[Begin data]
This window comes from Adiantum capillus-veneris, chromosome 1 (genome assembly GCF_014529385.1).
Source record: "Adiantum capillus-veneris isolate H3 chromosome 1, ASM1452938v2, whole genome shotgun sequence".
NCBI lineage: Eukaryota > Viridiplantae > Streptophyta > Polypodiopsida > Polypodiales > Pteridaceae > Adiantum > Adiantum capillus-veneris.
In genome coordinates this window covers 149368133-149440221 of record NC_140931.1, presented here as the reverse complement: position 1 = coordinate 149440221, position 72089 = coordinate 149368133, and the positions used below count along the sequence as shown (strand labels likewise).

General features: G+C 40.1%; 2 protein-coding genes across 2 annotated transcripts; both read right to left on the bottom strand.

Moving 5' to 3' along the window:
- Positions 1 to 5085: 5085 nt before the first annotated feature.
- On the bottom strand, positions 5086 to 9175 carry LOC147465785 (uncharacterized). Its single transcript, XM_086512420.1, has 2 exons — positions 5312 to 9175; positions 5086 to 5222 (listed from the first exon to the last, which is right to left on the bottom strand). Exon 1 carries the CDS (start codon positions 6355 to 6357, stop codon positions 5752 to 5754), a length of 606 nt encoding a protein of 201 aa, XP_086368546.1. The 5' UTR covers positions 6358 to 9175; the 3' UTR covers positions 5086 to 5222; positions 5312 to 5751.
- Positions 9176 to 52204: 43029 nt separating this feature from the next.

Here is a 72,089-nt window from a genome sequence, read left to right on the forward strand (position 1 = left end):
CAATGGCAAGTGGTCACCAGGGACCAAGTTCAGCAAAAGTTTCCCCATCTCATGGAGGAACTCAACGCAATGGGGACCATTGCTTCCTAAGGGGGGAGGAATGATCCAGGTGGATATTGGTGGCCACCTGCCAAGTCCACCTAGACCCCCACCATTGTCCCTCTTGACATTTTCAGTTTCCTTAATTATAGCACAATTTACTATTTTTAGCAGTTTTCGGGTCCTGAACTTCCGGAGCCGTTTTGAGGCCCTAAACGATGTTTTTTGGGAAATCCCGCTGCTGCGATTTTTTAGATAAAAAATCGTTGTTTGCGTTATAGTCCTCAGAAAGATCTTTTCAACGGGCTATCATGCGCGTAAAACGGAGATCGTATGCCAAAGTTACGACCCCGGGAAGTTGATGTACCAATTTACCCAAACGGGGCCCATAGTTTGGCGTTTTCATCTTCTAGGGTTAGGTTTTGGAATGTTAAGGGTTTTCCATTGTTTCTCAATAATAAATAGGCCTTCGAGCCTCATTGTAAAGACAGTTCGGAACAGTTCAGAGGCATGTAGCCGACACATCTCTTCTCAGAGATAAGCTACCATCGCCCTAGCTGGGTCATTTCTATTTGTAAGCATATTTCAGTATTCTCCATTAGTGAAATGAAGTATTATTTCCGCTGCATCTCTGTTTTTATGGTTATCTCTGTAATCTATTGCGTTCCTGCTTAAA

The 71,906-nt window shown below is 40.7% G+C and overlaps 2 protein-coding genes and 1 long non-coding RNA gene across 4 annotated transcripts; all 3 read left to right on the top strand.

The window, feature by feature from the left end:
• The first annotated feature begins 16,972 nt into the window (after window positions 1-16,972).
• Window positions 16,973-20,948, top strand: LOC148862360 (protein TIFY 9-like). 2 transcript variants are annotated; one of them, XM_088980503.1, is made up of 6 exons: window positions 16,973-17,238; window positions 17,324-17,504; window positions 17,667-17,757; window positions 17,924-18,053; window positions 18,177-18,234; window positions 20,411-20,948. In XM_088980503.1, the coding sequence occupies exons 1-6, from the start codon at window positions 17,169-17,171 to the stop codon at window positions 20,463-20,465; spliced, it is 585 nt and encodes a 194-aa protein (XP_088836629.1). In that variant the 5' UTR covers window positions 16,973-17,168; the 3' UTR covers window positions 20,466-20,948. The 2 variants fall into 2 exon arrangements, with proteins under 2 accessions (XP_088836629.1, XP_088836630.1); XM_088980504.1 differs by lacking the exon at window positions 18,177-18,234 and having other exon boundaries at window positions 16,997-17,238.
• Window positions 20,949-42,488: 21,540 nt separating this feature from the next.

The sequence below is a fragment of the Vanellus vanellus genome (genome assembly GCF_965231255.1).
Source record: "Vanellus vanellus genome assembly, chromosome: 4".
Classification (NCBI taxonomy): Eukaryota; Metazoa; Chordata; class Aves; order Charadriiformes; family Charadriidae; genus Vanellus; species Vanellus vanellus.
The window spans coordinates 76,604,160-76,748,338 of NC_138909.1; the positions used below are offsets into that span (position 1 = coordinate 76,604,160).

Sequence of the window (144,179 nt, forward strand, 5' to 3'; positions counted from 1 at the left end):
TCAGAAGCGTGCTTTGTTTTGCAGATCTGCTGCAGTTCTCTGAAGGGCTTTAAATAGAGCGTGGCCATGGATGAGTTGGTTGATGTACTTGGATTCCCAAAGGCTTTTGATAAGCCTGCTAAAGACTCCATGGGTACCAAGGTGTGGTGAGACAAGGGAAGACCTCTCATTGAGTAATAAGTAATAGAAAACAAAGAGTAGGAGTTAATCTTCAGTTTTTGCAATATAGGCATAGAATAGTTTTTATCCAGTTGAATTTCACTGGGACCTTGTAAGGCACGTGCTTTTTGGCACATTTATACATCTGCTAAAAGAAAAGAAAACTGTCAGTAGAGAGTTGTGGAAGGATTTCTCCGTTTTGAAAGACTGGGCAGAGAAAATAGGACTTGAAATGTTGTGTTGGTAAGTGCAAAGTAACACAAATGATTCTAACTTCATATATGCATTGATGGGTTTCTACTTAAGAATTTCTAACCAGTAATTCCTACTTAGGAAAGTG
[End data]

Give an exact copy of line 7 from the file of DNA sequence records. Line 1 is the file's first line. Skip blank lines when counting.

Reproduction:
- Positions 1 to 5085: 5085 nt before the first annotated feature.